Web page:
Jobs and Innovation Forum Explores How New Shale Gas Technology is Creating Jobs and Transforming the U.S. Economy
WASHINGTON, DC – Members of the Energy and Commerce Committee met with leading energy policy experts this week to discuss the natural gas revolution. Hosted by Rep. Bob Latta (R-OH), Monday’s bipartisan Jobs and Innovation Forum explored how new technologies to capture shale gas have transformed the nation’s energy landscape and economy. In recent years, our ability to access massive supplies of natural gas has brought down energy prices, created hundreds of thousands of jobs, and generated billions of dollars in economic output.
“It is clear the natural gas revolution is here to stay and the economic impact of natural gas development is great, bringing tens of thousands of jobs to different states, like my home state of Ohio, that have shale formations,” said Latta. “The key to harnessing positive economic development is striking the right regulatory balance that allows for job creation, energy innovation, and environmental safety across this country. This meeting was one of many conversations that will help legislators develop pro-growth policies in the shale arena.”
Daniel Yergin, Chairman of IHS Cambridge Energy Research Associates and author of The Quest: Energy, Security, and the Remaking of the Modern World, described the dramatic job growth that has resulted from shale gas development. “This is the biggest energy innovation of its scale in the last 20-30 years, and with that has come an enormous growth in jobs,” said Yergin. “We are taking about hundreds and hundreds of thousands of jobs that have been created since this technology has been developed. And the impacts in terms of supply chains reach very deep into our economy.”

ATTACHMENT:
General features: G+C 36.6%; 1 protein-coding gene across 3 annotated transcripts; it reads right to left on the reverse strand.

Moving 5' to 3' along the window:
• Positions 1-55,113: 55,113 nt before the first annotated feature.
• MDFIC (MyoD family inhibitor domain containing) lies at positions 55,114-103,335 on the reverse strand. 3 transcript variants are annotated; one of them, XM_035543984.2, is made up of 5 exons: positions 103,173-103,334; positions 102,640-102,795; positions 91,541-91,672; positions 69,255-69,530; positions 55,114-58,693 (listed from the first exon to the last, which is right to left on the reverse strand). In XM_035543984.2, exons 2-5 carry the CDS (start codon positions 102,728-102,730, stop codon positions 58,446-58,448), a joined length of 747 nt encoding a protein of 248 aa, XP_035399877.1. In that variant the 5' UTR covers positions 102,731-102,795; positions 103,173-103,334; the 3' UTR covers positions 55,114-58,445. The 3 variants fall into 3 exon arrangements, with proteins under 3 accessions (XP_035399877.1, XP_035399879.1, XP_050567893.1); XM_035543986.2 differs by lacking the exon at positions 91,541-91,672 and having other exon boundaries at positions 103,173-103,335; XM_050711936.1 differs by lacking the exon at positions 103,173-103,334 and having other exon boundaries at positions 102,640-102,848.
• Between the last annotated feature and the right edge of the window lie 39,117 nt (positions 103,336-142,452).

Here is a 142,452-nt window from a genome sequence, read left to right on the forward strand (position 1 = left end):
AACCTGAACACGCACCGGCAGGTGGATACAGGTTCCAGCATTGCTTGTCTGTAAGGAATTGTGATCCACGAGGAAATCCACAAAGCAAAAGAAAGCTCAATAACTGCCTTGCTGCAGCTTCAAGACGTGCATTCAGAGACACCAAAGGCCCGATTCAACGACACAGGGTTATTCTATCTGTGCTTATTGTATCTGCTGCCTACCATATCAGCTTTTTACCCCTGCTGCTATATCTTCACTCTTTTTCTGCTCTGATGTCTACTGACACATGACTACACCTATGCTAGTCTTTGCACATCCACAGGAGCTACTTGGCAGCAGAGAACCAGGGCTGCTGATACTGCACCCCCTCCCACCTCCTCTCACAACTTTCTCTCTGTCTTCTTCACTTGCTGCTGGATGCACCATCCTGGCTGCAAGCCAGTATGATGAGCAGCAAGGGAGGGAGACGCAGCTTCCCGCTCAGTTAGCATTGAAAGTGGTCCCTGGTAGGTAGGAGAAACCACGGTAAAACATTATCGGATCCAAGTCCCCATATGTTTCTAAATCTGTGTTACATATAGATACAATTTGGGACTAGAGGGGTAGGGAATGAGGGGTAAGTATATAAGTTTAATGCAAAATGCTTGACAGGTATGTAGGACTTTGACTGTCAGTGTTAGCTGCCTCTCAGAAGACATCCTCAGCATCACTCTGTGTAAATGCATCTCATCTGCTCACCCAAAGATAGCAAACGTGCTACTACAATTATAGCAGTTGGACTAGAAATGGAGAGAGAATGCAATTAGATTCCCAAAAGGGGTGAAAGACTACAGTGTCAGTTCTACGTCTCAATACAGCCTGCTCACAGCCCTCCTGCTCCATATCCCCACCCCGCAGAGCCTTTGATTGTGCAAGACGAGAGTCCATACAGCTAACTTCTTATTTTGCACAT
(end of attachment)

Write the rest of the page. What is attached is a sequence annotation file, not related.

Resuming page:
Cal Dooley, President of the American Chemistry Council, spoke about the positive impacts of natural gas development on chemical manufacturing in the U.S and predicted that the chemical industry is “poised to see a tremendous growth domestically.” Dooley cited a new ACC study showing a 25% increase in natural gas supply would result in $16 billion in capital investments from the chemical industry, creating more than 400,000 new jobs and generating over $4.4 billion in government revenue. “If we do the shale gas right, it has the potential to really contribute to a renaissance in manufacturing in the United States,” said Dooley.
Lou Pugliaresi, President of Energy Policy Research Foundation, explained the importance of energy production to the fabric of the national economy. He estimates that increased domestic shale development will transfer into direct savings to U.S. consumers somewhere between 40 and 80 billion dollars per year. He also explained the impact regulations can have on capital investment, stating, “Investors need to have confidence that the regulatory regime is not going to be cavalier, that it is going to be something they can predict and live with.”
Conversations also focused on the safety of hydraulic fracturing and the regulation of natural gas drilling. Panelists agreed that state regulators are the most competent at managing risks and providing regulatory oversight. David Neslin, Director of the Colorado Oil & Gas Conservation Commission, described Colorado’s successful regulatory framework which he believes “strikes a responsible balance” of promoting development and offering adequate protections.
Larry Nichols, Executive Chairman and Co-Founder of Devon Energy, touted the strong safety record of hydraulic fracturing, a drilling process that has been practiced for over 50 years. He noted that there has never been one instance where natural gas has leaked into groundwater from fracking. Nichols pledged the industry’s commitment to the continued advancement of drilling technologies to make natural gas extraction more efficient and environmentally friendly.
Professor Stephen Holditch, a leading petroleum engineer from Texas A&M University, noted the businesses opportunities for Americans created by the environmental management of fracking. Holditch said, “waste water is a problem but also a huge business opportunity if anyone can figure out how to do it better, so there’s all kinds of entrepreneurs working on these issues.”
In addition to Rep. Latta, members attending Monday’s forum included Energy and Commerce Chairman Fred Upton (R-MI), Chairman Emeritus Joe Barton (R-TX), Rep. John Sullivan (R-OK), Rep. Michael C. Burgess M.D. (R-TX), Rep. Mike Pompeo (R-KS), and Rep. Mike Doyle (D-PA).
To watch a video of yesterday’s event, click here.